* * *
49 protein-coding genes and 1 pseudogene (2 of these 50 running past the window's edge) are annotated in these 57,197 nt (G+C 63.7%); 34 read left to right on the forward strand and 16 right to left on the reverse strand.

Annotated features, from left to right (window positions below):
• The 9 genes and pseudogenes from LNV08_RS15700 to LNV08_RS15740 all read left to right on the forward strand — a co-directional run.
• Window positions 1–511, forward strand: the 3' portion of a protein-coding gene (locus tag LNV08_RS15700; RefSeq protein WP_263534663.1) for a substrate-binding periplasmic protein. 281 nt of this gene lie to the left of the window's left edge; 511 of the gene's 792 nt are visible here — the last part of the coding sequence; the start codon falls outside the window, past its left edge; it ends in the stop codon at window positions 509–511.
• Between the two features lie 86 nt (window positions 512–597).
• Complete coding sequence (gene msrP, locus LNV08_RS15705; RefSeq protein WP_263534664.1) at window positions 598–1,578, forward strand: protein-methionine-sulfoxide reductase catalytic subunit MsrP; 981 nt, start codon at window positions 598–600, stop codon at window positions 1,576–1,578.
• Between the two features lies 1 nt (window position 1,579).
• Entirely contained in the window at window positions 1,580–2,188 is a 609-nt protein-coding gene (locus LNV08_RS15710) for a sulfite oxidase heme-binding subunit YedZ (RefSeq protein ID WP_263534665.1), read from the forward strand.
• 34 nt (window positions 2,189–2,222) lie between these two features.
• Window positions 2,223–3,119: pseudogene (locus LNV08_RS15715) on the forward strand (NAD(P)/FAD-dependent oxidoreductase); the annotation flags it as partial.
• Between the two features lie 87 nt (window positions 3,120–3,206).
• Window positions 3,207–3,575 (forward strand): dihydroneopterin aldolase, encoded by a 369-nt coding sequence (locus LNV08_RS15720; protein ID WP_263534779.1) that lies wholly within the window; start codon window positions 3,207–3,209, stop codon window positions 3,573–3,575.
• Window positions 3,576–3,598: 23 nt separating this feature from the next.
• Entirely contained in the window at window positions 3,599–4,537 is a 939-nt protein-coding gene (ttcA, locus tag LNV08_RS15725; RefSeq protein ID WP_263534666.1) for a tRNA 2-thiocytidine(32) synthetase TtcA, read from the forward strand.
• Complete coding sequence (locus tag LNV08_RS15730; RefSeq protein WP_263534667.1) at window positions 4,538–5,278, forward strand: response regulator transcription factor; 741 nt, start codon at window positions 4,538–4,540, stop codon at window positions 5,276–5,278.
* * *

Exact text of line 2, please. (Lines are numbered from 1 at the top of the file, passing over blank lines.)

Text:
Annotated features, from left to right (window positions below):